Although some ice-anglers swear by dead baits for pike, I prefer lively golden shiners and Slammer tip-ups. There's no cat-and-mouse game when the rod goes off, I have a rod and reel to fight the pike with instead of a tip-up spool or bare hands and its rare to miss a strike. For more information on Slammer tip-ups, visit them on the Web at www.slamco.com.
For more information on Manistee Lake northerns and other west Michigan pike lakes, contact the Northern Lake Michigan Management Unit of the DNR at (231) 775-9727.
FLETCHER FLOODWATER "We really don't have much creel census data on the winter pike fishery on Fletcher Floodwater," said Gaylord District fisheries biologist Tim Cwalinski, "but surveys we've done during other times of the year don't lie. I'd have to say that Fletcher is far and away the best pike lake in our district. We found plenty of pike in the 28- to 32-inch range and a few up to 40 inches."
Dean Robinson of Jack's Landing on Fletcher Floodwater agrees with Cwalinski. "You'd be hard pressed to find a lake in Michigan that produces more or bigger pike consistently through the ice." One reason pike numbers and the size of the pike remains constant is the ban on spearing, which allows more pike to reach trophy proportions. Another reason is more constant water levels, which has helped pike spawning success on Fletcher Floodwater.
Hardly any of Fletcher's 9,000-acres is much over 7 feet deep. Because of this, winter pike can be found cruising just about anywhere. A good bet is to locate the old river channel and spot tip-ups along the adjacent flat. Lively gold shiners are the ticket.
For information on lodging and bait, contact Jack's Landing at (989) 742-4370.
HUBBARD LAKE "I would have to rate Hubbard Lake as one of the better big-pike lakes in the district, too," said Tim Cwalinski. "When we last surveyed the lake, we found northerns up to 44 inches and good numbers of them."
Located in north-central Alcona County, 8,850-acre Hubbard Lake is better known by ice-anglers for its jumbo perch and walleyes, but the lake harbors some giant northerns. Pike topping 10 pounds are common, and every winter someone ices a leviathan that breaks 20 pounds. The pike grow fast on a steady diet of suckers and panfish that are present.
The best location for winter pike on Hubbard is in one of the three bays that characterize the lake. East Bay can be easily reached off Hubbard Lake Road four miles southeast of Spruce. Another access is available on the south end of the lake eight miles from the town of Lincoln on the edge of South Bay. An extensive flat here is a good spot to search for big pike in the 10- to 20-foot depths. Ice-anglers also do well on pike in North Bay just south of the village of Hubbard Lake.
Tip-ups suspending golden shiners or suckers are a proven tactic on Hubbard Lake northerns. Jigging can also be effective when pike are aggressive. Some ice-anglers hedge their bet by keeping one eye on a tip-up while fluttering a spoon. Flashy baits, like Do Jiggers or Swedish Pimples, seem to interest pike most. Strikes can be arm wrenching. One key is to be mobile until you find the active fish.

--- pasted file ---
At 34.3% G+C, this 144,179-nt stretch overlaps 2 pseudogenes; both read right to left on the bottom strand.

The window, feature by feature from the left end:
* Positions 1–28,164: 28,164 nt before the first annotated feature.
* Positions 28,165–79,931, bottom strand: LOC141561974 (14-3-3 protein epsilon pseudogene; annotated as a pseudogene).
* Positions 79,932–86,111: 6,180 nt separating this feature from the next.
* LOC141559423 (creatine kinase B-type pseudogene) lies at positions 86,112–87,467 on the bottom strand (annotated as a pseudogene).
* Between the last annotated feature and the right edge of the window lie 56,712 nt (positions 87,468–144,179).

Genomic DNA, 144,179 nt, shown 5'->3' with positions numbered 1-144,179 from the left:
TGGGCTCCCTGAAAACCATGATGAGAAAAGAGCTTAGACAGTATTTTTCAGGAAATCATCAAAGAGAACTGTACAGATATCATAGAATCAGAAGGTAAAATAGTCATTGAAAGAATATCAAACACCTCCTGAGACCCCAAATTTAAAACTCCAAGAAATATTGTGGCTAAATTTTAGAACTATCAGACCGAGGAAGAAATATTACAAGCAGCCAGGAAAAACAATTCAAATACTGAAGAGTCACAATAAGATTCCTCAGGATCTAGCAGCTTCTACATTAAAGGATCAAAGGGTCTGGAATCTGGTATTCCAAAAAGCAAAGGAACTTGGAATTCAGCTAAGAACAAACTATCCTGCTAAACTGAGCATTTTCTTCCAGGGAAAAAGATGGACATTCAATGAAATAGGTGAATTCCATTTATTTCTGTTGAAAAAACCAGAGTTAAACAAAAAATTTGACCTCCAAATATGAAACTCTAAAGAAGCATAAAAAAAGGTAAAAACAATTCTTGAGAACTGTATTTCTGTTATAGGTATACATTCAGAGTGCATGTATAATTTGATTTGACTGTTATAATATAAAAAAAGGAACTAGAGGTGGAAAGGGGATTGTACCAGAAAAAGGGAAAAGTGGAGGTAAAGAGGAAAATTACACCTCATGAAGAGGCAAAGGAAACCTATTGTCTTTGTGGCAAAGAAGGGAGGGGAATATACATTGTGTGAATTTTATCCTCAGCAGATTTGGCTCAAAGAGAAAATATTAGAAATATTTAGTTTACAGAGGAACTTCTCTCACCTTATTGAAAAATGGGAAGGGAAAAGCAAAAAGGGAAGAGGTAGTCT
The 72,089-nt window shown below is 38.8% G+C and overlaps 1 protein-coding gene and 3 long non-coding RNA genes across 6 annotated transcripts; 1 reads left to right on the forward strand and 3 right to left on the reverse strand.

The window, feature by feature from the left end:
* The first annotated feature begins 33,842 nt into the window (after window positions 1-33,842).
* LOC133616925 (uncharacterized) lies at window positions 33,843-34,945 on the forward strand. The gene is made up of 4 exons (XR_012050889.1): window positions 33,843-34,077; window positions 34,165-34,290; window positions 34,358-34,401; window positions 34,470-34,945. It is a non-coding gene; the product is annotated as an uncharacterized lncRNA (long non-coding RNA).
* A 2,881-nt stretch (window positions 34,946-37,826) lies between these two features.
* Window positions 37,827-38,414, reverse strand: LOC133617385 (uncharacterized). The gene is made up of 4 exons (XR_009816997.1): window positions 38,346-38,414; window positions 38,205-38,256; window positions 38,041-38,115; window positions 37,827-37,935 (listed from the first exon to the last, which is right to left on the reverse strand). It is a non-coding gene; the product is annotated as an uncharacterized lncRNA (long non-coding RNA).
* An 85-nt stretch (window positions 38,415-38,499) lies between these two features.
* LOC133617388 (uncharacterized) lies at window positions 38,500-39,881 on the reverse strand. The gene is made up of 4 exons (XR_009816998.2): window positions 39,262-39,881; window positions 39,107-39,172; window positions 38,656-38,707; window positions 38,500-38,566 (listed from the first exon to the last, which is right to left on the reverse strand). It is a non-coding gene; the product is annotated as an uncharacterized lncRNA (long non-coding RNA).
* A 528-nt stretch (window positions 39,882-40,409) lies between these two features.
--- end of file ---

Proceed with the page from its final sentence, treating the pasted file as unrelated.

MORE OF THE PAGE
For details on lodging, bait shops and restaurants in the Hubbard Lake area, contact the Alpena Chamber of Commerce at (989) 354-4181 or on the Web at www.alpenacvb.com.
SKEGEMOG LAKE Kalkaska County's Skegemog Lake is most famous for giving up huge Great Lakes muskies to winter anglers, but Jack's Sport Shop's Dan Doherty said you're missing a good bet if you don't try the lake for northern pike. "Every winter there are a lot of 12- and 13-pound pike that come out of Skegemog," declared Doherty. "I'm sure there are bigger pike in there, too."
Doherty said a prime area for winter northerns on 2,561-acre Skegemog Lake is right off the public access on the south side of the lake. Head northeast of the landing and locate an expansive weedbed that flourishes in 15 feet of water. Big pike cruise the edge of the weeds and the adjacent flats in search of the panfish. Anglers after pike are often surprised by one of the giant muskies that reside there, too. Oversized suckers, herring and smelt are necessary to interest the biggest pike. People with spears in darkened shacks take some of the biggest pike.
For live bait, lake maps and reports on fishing success and ice conditions, contact Jack's Sport Shop in Kalkaska at (231) 258-8892. For information on lodging and other amenities in the area, contact the Elk Rapids Area Chamber of Commerce at (231) 264-8202 or at www.elkrapidschamber.org.
LITTLE BAY DE NOC Little Bay de Noc draws thousands of ice-anglers in search of big walleyes and jumbo perch, but few take advantage of the fantastic winter pike.
"There's really not much interest in pike. People just don't target pike," said fisheries biologist George Madison. "People who do get to enjoy phenomenal action. There are a lot of trophy pike in the bay in the 12- to 20-pound range."
Madison said that just about anywhere in 4 to 12 feet of water is potential pike territory. He said one hotspot is the weedbeds in front of Kipling. Others are south of the Gladstone Yacht Harbor, off the mouth of the Rapid River and off Hunter's Point. Madison pointed out that the pike in Little Bay de Noc are always on the move and anglers need to move too in order to find them. Fortunately, that's not difficult. Madison said some of the best pike fishing on the bay is less than a one-half mile from shore.
For more information on ice conditions and hot pike action, contact Bayshore Resort at (906) 428-9687, or visit them on the Web at www.bay-shore-resort.com.
AU TRAIN LAKE "Au Train Lake gives up some very nice pike," claimed Brad Petzke of Carpenter's Great Outdoors in Marquette. "They might not be as big as the ones that come from Lake Independence, but there are good number of them and they're better-than-average size."
Alger County's 830-acre Au Train Lake has been one of the premier winter pike lakes in the U.P. for decades. The lake has a reputation for producing numbers of big pike. One reason is that the lake is full of suckers and ciscoes that offer perfect pike fodder. There also is a steady influx of new pike from Lake Superior that enter the lake via the Au Train River. The lake also has p
erfect pike habitat. The deepest spot in the lake is 30 feet and most of the lake is 10 to 20 feet, featuring subtle contours, humps and weed edges.
Located nine miles west of Munising, ice-anglers can access the lake via a national forest campground on the lake's south side, although winter access might be difficult. Another possibility is off County Road H03. Best winter pike locations are off the mouth of Buck Bay, near the inlet and outlet of the Au Train River and off Cole Creek.
Petzke said that tip-ups work well, but some anglers like to feel the jolt of the strike when jigging with a Swedish Pimple.
For more information on Au Train Lake's winter pike, contact Carpenter's Great Outdoors at (906) 228-6380 or on the Web at www.carpentersoutdoors.com.
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Michigan has dozens of great winter pike lakes. Pick one of these and you can't miss.